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On the Land launches, burn over drills, a discussion of courage
Last week saw the launch of a revised "On The Land" CFA booklet with guidelines on agricultural fire management. Originally inspired by Linda Brownstein (Hume region), this update has taken on board many suggestions on content and layout from senior CFA members, farmers and landowners. Lisa Keedle (Comm Safety), Kevin Sleep (Loddon Mallee), Sharon Linke (Barwon South West), Jenny McGennisken (Grampians) and Alex Caughey (Hume) have produced a valuable reference that we commend to farmers, contractors, hobby farmers and anyone who lives in rural areas. The booklet covers topics such as bush and grassfire planning, fuel breaks, burning off, machinery, vehicles and equipment, electric fencing, managing hay, access for fire vehicles and recovering after the fire has passed. Thanks to everyone who has contributed to this great effort.
Towards An Annual "Burn-over Drill"?:
Recently I wrote to every District Planning Committee Chair proposing that CFA consider an annual bushfire "burn-over drill". The drill could entail members donning their wildfire personal protective clothing and then undertaking the bushfire burn-over drill in the vehicle that they are most likely to be crewing during the fire season. It is proposed that brigades would self assess competence at the drill, which could be conducted on an annual or a biannual basis. Feedback so far has been positive. I am aware that many CFA brigades already conduct an annual burn-over drill - it is consistent with our commitment to "Safety First". This proposal would see that initiative being extended to every CFA member who attends the fireground.
Feedback From Mallee Field Days:
Last week Loddon Mallee Region (LMR) Regional Manager Pat O'Brien, Operations Manager Bill Johnston and I attended the Mallee Field Days at Speed. Congratulations to the LMR team for their commitment to the busy CFA stand. The constant stream of CFA members chatted about:-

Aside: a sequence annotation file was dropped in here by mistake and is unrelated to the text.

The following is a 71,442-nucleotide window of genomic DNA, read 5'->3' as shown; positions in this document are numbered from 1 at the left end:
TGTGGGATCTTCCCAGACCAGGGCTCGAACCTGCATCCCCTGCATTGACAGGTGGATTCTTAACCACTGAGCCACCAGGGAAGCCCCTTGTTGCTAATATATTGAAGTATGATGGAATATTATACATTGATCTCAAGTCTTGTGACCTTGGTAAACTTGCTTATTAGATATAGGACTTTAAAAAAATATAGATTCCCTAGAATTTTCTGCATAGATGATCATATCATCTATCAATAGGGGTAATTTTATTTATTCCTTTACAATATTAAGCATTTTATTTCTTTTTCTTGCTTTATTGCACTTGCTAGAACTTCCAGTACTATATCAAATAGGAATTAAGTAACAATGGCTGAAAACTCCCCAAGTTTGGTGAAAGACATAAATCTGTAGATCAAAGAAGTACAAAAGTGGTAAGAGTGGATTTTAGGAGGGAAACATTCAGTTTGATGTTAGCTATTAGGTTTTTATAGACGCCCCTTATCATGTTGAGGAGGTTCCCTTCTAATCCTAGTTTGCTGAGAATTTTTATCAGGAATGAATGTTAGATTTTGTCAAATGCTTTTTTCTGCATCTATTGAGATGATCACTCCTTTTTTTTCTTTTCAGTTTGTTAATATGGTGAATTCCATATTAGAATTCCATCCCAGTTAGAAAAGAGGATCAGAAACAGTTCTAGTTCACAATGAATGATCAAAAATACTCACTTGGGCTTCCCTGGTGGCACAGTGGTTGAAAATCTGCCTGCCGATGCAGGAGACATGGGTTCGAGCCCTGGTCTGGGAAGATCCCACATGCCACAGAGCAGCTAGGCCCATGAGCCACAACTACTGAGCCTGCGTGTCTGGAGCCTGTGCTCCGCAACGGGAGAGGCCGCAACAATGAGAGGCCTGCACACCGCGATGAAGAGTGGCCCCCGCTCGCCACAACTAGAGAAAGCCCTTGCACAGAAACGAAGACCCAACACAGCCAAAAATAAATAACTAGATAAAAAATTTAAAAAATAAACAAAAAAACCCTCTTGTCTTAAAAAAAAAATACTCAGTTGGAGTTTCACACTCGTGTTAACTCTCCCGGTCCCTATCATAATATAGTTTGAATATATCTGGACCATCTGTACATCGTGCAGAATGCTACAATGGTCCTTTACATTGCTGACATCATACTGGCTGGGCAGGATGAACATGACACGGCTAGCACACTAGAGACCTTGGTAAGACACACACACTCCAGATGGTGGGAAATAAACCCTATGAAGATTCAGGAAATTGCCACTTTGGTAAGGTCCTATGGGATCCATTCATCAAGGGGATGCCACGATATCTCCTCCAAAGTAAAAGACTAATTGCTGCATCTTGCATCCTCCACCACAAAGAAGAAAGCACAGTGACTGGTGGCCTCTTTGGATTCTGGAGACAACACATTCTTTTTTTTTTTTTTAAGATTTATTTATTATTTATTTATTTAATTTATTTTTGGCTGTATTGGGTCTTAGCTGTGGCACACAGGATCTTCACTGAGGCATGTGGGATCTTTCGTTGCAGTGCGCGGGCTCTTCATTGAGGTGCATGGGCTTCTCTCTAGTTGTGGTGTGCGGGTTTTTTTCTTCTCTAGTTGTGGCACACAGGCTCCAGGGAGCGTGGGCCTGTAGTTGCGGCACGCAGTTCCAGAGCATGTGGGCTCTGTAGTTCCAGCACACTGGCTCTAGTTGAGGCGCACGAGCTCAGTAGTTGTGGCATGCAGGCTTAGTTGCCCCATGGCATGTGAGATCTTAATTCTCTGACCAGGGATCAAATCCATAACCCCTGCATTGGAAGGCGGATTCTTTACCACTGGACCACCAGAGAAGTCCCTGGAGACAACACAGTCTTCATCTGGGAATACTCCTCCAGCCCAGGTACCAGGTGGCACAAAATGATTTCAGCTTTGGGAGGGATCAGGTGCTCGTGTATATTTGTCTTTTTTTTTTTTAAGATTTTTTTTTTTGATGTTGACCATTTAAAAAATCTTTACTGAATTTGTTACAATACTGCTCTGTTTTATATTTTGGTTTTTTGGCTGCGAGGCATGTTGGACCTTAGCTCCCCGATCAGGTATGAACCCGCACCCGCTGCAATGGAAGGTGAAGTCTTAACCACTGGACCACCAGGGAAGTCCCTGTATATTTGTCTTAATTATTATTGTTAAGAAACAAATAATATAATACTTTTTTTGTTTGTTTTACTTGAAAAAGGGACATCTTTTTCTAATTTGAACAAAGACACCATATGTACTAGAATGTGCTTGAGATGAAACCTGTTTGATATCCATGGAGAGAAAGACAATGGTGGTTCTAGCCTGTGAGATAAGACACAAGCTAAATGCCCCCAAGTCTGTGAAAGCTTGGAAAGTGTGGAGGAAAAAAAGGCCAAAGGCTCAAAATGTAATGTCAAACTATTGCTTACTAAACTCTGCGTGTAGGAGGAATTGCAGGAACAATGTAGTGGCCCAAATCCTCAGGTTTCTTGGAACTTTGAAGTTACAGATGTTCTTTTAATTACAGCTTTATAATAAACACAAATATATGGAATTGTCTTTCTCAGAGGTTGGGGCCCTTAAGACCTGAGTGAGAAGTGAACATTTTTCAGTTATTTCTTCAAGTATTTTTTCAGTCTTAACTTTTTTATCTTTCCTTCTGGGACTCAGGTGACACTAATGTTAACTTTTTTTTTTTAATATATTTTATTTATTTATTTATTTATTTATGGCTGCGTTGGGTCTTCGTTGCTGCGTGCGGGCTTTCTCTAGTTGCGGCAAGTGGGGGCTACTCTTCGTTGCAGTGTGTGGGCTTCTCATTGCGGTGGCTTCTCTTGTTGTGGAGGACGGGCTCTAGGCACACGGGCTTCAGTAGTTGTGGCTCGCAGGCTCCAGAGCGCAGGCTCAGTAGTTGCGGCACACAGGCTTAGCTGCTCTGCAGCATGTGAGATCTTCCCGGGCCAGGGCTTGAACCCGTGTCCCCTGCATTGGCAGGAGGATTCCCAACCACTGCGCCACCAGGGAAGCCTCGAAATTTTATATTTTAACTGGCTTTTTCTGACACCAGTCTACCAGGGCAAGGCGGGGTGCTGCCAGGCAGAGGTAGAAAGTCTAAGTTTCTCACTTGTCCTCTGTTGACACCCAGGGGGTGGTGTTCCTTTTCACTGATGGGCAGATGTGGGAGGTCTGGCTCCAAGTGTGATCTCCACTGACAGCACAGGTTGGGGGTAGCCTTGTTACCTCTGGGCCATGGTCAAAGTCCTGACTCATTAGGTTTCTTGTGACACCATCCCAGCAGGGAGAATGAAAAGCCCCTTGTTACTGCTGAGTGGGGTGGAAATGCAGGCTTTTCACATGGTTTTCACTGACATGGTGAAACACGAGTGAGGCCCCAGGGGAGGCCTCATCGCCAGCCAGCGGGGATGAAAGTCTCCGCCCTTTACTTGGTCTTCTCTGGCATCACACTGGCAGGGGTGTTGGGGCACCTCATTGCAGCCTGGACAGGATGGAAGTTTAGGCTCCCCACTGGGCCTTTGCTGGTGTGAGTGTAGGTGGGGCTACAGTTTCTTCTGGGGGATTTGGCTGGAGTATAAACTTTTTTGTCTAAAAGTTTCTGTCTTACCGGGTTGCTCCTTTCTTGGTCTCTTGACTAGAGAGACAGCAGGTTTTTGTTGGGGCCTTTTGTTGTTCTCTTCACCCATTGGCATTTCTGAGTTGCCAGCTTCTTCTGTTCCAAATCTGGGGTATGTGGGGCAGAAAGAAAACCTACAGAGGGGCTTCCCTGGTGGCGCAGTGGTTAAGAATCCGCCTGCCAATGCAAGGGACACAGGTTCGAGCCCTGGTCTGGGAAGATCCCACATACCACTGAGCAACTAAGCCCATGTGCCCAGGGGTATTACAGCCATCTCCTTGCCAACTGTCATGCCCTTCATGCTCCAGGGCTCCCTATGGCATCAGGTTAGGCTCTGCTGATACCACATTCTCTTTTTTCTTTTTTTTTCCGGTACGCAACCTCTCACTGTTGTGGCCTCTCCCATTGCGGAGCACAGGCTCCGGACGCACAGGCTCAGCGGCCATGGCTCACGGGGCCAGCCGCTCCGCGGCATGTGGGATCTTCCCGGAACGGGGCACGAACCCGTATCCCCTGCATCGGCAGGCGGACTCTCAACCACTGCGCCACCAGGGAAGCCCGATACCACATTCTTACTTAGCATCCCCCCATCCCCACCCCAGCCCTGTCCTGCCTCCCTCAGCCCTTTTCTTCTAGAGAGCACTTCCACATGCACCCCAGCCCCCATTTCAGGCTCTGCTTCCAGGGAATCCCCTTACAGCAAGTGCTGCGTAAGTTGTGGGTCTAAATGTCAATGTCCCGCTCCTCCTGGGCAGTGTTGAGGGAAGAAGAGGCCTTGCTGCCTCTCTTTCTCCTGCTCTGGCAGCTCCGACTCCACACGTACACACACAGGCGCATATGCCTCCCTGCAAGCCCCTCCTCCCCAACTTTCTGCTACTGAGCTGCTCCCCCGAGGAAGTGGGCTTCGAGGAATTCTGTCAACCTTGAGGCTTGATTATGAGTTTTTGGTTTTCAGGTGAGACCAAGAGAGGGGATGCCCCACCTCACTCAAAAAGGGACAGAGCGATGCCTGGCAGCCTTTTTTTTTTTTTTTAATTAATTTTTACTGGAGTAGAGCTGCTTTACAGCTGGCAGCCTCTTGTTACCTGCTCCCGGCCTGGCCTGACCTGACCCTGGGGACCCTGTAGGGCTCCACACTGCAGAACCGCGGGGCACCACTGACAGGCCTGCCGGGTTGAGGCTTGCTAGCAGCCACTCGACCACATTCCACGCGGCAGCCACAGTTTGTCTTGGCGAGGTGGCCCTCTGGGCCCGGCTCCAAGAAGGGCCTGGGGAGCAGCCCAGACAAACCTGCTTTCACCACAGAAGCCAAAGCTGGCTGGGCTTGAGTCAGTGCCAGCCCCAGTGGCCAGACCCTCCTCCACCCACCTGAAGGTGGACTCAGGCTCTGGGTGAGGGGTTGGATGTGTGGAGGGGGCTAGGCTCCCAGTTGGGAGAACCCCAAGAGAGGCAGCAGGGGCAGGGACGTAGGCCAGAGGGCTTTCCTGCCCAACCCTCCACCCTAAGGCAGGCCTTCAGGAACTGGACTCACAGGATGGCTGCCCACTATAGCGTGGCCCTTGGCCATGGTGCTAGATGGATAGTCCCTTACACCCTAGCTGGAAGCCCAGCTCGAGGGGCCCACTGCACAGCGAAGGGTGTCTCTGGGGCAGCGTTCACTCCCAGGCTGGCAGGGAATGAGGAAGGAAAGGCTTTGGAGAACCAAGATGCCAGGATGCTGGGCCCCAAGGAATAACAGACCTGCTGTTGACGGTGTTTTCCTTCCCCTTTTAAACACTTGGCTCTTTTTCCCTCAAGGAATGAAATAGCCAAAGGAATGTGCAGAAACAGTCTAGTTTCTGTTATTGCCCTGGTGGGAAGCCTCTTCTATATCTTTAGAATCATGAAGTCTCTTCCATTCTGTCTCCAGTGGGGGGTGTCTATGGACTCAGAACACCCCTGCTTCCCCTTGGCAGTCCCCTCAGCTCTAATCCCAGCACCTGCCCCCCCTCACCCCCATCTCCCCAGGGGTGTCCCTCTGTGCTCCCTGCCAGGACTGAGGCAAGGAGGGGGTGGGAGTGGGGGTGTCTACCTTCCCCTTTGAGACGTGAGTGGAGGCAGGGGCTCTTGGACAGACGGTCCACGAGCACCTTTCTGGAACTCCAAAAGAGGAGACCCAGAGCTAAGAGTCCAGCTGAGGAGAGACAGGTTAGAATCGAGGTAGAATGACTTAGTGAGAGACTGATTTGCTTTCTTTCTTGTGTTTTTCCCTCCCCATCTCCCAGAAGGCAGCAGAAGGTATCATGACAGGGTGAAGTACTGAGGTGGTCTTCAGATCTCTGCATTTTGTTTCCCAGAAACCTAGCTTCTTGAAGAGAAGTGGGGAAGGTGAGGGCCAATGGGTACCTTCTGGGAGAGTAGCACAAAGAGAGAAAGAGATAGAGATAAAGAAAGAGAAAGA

- The impact that annual first aid CPR updates are having on rural CFA members;
- The cost and design of new rural fire stations;
- The need to get farmer firefighters to do the annual burn-over drill;
- Concerns about windfarms (in central Victoria);
- Comments on the concept tanker:
- The need for a tanker to be designed specifically for Mallee sand country fires;
- Comments about the new total Fire Ban District boundary.
Courage is facing a danger, controversy or uncertainty without fear or shrinking. Sometimes the ultimate courage is associated with the ultimate sacrifice - of one's life or one's freedom. In a personal sense, courage is about overcoming self doubt and having the confidence to challenge your personal capacities. Margaret Somerville links courage to restraint. That is, one can have courage to do something, but one can also have the courage not to do something. Thus, people who make even small sacrifices also exhibit courage. Courage in a crisis, or in a situation of peril, is often associated with an act that puts the safety and welfare of others before that of your own. Sacrifice and courage are often associated with discipline - especially self-discipline. Thus an athlete, striving to better their personal best, displays courage and this requires determination and self discipline. Martin Luther King reflected on courage when he said that "The ultimate measure of a man (woman) is not where he (she) stands in moments of comfort, but where he (she) stands in times of challenge and controversy". Courage over time may be better described as determination - "a dogged never say die" attitude. Courage is driven by hope.
Quote of the week:
"‘Know thyself' are two words of profound wisdom. Yet in our existing system, though self-knowledge cannot be denied, self expression largely is, because it so very frequently clashes with regulations. It is not recognised that the object of regulations and rules is to produce order in the fighting machine, and not to strangle the mind of the men and women who control it."
- Maj Gen J.F.C. Fuller